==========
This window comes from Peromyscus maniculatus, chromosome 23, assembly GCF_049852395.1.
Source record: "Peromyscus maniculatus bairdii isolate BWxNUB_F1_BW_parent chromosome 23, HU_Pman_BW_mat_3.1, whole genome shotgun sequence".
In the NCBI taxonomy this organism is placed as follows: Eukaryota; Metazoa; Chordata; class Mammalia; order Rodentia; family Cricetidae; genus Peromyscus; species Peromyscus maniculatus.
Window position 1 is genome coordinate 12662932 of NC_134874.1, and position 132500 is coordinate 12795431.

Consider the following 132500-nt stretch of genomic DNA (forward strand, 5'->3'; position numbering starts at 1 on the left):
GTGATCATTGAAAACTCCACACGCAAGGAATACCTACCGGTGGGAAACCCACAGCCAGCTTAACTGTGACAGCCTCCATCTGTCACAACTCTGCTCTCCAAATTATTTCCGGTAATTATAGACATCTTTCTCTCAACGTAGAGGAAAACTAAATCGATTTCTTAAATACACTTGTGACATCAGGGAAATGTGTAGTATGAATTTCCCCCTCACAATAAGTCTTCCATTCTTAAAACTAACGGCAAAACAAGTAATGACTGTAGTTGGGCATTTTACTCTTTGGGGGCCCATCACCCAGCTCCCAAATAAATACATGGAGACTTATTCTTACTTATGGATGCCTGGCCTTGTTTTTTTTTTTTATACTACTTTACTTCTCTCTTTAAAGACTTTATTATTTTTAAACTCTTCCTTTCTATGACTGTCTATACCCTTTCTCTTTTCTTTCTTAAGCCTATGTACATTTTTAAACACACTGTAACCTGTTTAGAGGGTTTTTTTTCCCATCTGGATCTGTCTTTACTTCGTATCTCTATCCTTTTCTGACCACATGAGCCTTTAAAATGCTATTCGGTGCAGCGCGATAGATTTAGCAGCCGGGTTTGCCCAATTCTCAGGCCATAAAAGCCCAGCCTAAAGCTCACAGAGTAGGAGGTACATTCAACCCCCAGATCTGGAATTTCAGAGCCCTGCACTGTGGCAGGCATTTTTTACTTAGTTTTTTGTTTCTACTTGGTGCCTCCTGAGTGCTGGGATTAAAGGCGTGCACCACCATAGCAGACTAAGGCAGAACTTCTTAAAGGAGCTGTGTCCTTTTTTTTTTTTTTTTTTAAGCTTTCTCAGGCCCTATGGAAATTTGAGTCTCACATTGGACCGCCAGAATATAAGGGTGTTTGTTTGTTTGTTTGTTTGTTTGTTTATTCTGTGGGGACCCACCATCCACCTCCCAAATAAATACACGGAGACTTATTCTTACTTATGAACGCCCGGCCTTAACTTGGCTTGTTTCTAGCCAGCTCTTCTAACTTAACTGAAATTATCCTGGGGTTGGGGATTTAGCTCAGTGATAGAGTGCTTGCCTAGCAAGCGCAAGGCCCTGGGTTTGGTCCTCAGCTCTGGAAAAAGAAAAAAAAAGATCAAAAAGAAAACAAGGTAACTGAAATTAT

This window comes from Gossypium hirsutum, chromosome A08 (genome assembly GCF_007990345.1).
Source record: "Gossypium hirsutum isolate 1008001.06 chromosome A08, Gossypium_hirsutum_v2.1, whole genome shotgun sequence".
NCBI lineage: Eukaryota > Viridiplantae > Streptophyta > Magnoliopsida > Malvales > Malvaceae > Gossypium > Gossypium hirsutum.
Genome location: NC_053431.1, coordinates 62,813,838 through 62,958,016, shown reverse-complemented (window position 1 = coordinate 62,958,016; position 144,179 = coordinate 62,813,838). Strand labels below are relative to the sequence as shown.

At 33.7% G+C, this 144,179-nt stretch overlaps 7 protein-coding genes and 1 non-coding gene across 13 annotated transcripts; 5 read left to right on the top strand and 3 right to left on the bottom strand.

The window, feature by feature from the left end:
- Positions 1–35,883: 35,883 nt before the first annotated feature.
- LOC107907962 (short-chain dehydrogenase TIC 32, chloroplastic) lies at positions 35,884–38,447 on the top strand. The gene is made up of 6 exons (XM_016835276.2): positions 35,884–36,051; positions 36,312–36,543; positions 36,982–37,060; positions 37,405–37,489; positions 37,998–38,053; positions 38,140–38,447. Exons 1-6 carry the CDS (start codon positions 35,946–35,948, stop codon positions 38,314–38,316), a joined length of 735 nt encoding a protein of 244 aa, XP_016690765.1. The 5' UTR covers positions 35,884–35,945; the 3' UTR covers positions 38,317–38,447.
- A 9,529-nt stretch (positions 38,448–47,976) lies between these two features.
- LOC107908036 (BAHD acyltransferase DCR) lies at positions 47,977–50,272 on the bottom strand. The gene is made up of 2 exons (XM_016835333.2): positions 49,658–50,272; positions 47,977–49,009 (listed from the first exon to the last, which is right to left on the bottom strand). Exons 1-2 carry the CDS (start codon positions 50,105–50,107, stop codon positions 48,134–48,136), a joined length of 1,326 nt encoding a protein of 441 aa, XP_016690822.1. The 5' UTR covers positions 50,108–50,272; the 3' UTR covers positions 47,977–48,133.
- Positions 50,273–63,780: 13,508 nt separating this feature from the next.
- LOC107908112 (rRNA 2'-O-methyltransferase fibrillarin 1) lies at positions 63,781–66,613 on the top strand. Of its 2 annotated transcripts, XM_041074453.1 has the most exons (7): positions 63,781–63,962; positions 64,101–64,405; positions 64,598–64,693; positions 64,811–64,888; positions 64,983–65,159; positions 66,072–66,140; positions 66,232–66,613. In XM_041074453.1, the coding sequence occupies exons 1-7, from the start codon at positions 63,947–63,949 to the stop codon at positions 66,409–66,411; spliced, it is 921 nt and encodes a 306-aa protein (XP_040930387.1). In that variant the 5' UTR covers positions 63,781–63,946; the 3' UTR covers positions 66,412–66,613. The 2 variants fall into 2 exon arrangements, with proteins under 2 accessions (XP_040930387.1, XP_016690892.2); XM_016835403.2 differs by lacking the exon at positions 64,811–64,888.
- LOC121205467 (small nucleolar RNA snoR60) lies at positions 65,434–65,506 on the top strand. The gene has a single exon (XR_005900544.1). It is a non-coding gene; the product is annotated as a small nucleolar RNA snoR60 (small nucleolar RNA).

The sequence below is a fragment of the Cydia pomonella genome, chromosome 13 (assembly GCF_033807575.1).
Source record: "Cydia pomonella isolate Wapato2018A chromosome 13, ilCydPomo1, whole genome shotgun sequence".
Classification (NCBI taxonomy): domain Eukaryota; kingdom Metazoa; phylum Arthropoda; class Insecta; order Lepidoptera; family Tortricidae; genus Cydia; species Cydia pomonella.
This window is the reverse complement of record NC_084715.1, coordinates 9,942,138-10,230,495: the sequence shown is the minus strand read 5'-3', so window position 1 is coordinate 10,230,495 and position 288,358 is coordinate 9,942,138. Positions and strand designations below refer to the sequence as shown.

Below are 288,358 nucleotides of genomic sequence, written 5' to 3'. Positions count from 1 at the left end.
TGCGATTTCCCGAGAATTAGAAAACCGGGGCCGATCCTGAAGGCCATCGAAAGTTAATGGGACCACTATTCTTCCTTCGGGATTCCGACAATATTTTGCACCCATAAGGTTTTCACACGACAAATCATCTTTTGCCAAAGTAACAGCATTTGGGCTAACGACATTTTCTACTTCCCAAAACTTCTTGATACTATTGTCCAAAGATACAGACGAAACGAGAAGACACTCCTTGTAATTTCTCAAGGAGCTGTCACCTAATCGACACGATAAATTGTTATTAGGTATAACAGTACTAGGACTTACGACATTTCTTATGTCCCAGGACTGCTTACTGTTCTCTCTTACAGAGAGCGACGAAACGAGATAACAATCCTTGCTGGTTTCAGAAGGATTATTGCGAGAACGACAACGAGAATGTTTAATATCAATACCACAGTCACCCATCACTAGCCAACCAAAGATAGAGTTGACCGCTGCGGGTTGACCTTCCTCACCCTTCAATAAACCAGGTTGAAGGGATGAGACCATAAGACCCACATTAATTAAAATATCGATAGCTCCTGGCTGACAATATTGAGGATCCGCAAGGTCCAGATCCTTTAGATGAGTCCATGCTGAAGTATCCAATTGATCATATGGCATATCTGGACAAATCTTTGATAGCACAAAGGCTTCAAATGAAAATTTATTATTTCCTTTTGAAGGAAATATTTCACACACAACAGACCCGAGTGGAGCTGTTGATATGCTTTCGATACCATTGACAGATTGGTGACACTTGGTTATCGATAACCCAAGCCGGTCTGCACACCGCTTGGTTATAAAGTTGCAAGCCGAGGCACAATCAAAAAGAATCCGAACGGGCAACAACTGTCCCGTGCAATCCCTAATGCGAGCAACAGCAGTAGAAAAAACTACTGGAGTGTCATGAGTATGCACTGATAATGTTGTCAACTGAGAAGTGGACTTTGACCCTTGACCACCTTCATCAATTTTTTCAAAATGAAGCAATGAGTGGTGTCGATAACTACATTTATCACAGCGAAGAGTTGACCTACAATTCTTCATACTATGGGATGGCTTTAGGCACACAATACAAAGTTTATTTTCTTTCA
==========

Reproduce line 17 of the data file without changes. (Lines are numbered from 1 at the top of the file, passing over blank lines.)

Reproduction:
- Positions 50,273–63,780: 13,508 nt separating this feature from the next.